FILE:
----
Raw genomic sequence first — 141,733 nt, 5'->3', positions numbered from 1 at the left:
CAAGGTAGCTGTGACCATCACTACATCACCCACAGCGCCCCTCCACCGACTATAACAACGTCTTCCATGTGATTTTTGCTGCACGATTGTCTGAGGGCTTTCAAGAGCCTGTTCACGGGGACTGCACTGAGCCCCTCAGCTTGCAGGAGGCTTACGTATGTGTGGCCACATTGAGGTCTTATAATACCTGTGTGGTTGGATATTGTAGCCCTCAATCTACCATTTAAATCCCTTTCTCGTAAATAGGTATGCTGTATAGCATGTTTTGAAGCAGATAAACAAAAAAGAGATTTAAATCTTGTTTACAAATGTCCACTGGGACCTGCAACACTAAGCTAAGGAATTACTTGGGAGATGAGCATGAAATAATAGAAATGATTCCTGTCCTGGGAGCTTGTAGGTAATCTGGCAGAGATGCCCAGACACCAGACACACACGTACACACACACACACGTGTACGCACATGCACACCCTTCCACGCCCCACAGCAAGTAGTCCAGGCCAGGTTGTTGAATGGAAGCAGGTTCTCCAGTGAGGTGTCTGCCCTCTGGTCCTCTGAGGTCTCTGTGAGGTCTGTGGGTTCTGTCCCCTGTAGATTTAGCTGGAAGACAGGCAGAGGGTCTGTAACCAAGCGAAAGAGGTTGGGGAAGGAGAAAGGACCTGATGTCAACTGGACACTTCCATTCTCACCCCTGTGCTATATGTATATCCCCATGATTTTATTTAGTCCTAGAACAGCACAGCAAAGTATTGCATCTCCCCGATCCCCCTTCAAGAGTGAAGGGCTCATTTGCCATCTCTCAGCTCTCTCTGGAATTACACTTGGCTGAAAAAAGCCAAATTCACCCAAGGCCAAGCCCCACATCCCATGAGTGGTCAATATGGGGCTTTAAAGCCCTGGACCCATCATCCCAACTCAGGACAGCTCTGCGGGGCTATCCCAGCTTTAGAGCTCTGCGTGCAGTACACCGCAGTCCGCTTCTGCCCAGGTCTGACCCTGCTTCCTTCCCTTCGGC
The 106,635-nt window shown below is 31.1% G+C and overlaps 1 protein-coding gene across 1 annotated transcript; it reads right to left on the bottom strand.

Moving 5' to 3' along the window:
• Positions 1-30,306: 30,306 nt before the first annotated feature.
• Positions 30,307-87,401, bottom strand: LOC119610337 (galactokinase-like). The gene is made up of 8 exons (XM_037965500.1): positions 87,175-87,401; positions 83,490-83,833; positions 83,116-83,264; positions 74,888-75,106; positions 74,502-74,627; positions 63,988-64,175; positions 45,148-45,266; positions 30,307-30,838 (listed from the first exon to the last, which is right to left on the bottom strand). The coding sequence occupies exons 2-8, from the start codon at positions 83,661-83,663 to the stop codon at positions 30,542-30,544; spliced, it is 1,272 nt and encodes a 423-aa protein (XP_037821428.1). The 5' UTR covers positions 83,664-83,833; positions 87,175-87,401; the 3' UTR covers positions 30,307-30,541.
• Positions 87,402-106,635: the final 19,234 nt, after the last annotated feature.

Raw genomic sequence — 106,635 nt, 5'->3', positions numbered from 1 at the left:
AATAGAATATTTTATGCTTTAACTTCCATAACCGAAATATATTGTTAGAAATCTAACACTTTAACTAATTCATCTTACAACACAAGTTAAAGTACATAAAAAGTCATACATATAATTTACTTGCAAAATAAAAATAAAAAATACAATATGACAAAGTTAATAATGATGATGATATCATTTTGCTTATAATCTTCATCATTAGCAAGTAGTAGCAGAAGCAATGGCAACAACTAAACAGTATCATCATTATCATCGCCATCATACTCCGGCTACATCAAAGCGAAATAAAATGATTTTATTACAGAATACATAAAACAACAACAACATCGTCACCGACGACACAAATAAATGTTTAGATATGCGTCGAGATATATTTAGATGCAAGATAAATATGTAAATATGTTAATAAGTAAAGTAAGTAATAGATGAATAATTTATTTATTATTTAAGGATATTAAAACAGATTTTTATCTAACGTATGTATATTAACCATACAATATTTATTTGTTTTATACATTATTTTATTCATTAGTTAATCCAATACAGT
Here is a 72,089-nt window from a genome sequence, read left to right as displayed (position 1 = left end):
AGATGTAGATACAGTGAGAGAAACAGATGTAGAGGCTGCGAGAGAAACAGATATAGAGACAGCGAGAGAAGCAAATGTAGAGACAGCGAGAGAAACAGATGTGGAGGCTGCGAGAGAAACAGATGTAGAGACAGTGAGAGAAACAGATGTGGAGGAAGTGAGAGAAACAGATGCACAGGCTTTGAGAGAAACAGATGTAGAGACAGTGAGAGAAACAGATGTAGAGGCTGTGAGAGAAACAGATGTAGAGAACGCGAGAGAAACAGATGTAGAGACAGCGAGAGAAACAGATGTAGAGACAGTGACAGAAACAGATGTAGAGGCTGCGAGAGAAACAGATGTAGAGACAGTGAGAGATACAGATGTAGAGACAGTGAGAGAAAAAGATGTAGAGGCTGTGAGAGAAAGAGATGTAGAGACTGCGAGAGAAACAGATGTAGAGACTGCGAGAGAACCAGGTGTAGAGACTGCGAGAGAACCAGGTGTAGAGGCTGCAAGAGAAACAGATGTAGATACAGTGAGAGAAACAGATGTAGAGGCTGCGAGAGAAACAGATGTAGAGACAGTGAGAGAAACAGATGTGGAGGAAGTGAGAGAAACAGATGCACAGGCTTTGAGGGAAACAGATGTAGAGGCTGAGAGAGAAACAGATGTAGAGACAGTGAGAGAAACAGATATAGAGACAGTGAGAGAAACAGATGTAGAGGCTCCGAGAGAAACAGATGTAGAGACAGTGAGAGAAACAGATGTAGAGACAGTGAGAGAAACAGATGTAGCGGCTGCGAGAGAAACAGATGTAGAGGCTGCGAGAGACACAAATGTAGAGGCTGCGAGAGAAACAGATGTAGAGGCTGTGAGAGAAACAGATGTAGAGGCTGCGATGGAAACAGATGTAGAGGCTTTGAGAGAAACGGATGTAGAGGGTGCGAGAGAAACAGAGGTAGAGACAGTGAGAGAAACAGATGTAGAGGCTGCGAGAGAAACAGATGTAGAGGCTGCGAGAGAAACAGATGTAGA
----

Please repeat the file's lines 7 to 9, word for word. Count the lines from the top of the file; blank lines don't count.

• Positions 87,402-106,635: the final 19,234 nt, after the last annotated feature.

Raw genomic sequence — 106,635 nt, 5'->3', positions numbered from 1 at the left:
AATAGAATATTTTATGCTTTAACTTCCATAACCGAAATATATTGTTAGAAATCTAACACTTTAACTAATTCATCTTACAACACAAGTTAAAGTACATAAAAAGTCATACATATAATTTACTTGCAAAATAAAAATAAAAAATACAATATGACAAAGTTAATAATGATGATGATATCATTTTGCTTATAATCTTCATCATTAGCAAGTAGTAGCAGAAGCAATGGCAACAACTAAACAGTATCATCATTATCATCGCCATCATACTCCGGCTACATCAAAGCGAAATAAAATGATTTTATTACAGAATACATAAAACAACAACAACATCGTCACCGACGACACAAATAAATGTTTAGATATGCGTCGAGATATATTTAGATGCAAGATAAATATGTAAATATGTTAATAAGTAAAGTAAGTAATAGATGAATAATTTATTTATTATTTAAGGATATTAAAACAGATTTTTATCTAACGTATGTATATTAACCATACAATATTTATTTGTTTTATACATTATTTTATTCATTAGTTAATCCAATACAGT